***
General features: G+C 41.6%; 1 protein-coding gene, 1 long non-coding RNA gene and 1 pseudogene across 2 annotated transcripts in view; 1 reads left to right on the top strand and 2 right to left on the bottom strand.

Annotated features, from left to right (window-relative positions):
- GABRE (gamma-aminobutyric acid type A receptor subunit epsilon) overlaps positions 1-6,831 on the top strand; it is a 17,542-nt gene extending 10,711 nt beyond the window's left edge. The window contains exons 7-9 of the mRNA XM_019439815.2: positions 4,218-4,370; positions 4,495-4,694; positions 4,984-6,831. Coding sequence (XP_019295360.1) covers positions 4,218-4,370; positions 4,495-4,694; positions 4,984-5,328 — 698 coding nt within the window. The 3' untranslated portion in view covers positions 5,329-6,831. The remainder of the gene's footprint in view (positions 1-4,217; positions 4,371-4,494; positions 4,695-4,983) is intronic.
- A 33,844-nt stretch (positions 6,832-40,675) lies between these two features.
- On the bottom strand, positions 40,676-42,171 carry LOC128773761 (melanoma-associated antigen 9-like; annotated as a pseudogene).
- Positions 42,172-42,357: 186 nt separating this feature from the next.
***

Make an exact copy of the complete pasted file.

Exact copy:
General features: G+C 41.6%; 1 protein-coding gene, 1 long non-coding RNA gene and 1 pseudogene across 2 annotated transcripts in view; 1 reads left to right on the top strand and 2 right to left on the bottom strand.

Annotated features, from left to right (window-relative positions):
- GABRE (gamma-aminobutyric acid type A receptor subunit epsilon) overlaps positions 1-6,831 on the top strand; it is a 17,542-nt gene extending 10,711 nt beyond the window's left edge. The window contains exons 7-9 of the mRNA XM_019439815.2: positions 4,218-4,370; positions 4,495-4,694; positions 4,984-6,831. Coding sequence (XP_019295360.1) covers positions 4,218-4,370; positions 4,495-4,694; positions 4,984-5,328 — 698 coding nt within the window. The 3' untranslated portion in view covers positions 5,329-6,831. The remainder of the gene's footprint in view (positions 1-4,217; positions 4,371-4,494; positions 4,695-4,983) is intronic.
- A 33,844-nt stretch (positions 6,832-40,675) lies between these two features.
- On the bottom strand, positions 40,676-42,171 carry LOC128773761 (melanoma-associated antigen 9-like; annotated as a pseudogene).
- Positions 42,172-42,357: 186 nt separating this feature from the next.